Yesterday, I was thinking - probably as I was trying to get my fair share of blankets (or mattress, or sofa) - that marriage is a constant balancing act of trying to merge and, at the same time, defend one’s territory. Once upon a time, when there were princesses and castles and stuff, wasn’t that sometimes the point? To enlarge one’s kingdom and/or to defend it through strategic marriage?
As it is with land and bedsheets, so it is with souls and self, in a way, although it’s different for men and women. It seems to me that young women are far more anxious to merge than men. (Not in a physical sense, as we all know that men will merge whenever they can.) What I mean is they are anxious to “become one” in that marital blissful fairytale. (Not that I make light of that ideal, but an ideal it is.) They get married and absorb themselves into their new relationships and wake up at age 30 and wonder what the hell happened to their self identity.
Young men, and this may be stereotypical, I realize, prefer to defend their territories at first - keeping their “boys nights out” sacred and resisting the urgings of their mates to spend each and every waking moment together. It’s only when his mate starts to pull away to reawaken her identity that he tightens his grip on his chattel. Not that any man really thinks that way, but there’s a certain territoriality in relationships - as in, “she’s mine!” - that prompts a man to become defensive when his previously overly attentive wife tries to define herself as separate and apart.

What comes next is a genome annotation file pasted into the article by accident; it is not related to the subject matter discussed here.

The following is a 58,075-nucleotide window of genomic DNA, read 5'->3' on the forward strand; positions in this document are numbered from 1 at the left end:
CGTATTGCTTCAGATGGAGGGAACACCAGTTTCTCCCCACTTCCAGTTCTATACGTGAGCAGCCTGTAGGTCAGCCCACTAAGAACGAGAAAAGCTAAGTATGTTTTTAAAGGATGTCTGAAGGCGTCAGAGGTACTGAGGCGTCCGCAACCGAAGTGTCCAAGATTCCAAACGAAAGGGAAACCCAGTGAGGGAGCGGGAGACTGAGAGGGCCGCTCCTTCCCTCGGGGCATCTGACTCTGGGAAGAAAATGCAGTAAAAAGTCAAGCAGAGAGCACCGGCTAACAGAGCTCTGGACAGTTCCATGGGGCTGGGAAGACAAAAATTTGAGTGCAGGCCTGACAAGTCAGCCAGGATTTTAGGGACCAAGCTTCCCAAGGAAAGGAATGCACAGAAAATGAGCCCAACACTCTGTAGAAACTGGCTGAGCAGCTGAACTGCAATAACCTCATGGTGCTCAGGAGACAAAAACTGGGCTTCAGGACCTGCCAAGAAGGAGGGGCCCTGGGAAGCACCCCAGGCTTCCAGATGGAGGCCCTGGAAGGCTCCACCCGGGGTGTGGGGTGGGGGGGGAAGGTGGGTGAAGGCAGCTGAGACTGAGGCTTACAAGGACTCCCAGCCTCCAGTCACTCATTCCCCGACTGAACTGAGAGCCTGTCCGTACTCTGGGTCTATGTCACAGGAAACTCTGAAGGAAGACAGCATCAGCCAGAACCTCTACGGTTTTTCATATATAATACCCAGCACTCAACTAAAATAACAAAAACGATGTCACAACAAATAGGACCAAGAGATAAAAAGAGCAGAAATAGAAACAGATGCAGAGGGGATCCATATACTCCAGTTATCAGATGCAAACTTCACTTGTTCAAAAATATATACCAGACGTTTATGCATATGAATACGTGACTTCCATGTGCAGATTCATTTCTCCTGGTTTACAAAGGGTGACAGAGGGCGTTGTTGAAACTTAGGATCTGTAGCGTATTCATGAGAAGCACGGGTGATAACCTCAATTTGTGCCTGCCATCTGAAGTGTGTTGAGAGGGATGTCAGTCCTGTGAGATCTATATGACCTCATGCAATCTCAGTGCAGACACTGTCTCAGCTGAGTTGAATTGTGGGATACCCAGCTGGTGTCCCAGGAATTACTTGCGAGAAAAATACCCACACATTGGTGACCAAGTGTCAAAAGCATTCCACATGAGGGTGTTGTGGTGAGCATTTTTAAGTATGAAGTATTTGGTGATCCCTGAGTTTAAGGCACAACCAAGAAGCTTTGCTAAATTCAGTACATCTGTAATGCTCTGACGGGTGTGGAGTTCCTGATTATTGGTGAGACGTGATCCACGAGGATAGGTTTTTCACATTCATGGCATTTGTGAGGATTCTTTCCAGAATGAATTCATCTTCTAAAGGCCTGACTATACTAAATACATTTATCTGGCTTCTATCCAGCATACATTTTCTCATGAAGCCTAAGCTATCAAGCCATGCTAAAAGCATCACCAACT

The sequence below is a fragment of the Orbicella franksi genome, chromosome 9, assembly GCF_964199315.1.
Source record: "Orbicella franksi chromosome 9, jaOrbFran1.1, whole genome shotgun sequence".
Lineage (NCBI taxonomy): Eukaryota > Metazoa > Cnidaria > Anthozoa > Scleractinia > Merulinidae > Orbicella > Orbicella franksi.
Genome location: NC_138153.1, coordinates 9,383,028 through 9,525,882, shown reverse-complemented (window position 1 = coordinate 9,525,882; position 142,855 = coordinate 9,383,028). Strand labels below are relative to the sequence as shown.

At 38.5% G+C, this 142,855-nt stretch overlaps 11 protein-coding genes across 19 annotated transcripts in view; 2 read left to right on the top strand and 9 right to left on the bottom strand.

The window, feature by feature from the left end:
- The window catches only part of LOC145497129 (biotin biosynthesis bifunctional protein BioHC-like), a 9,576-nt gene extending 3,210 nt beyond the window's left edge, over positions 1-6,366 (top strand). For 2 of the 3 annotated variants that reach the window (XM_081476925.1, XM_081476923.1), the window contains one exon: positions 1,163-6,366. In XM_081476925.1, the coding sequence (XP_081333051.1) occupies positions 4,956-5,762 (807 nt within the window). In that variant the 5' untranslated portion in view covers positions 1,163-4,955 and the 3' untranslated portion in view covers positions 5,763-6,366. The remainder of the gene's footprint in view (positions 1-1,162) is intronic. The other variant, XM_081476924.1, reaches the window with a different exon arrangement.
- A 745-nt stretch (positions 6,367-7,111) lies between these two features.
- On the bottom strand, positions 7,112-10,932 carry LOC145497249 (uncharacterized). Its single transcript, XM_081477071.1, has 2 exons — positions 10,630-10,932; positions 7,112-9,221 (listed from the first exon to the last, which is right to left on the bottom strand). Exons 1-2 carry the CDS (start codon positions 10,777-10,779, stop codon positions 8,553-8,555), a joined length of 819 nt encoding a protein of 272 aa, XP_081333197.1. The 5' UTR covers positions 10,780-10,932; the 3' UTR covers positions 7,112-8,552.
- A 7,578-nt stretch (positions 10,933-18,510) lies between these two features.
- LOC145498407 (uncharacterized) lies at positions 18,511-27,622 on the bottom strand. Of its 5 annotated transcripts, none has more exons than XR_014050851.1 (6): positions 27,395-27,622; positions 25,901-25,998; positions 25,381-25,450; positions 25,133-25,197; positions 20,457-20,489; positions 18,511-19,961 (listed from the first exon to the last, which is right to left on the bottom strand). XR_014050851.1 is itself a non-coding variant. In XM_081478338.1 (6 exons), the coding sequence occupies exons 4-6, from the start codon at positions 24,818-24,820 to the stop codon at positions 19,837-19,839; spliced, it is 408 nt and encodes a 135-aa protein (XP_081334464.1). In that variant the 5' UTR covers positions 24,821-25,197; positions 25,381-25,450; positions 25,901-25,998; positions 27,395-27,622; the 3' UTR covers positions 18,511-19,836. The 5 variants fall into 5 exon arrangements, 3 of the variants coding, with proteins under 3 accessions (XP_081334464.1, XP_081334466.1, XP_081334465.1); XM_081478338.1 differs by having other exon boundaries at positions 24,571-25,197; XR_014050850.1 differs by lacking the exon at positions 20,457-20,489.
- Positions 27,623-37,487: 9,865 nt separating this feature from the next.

Weird stuff, relationships are. All relationship are like this to a greater or lesser extent, I think, but family relationships in particular are all about pushing apart and pulling together. It keeps changing, like taffy.
Like cells. Even as cells divide, they don’t drift apart. They remain part of each other. So the struggle is normal. And by struggle I don’t mean drama - although that’s sometimes a part of it - I mean growth. Have you ever seen a baby being born? A plant emerge from a seed? Anyone who has kids knows that growth is struggle.
But growth is good, too. There are rewards as a result of struggle. Sometimes, kids grow up to be nice people. Another is longevity of relationships and as long as that’s mutually satisfying overall, that’s a good thing. And if the person you’re with feels the same way, you’ll get a little more share of the blankets at night.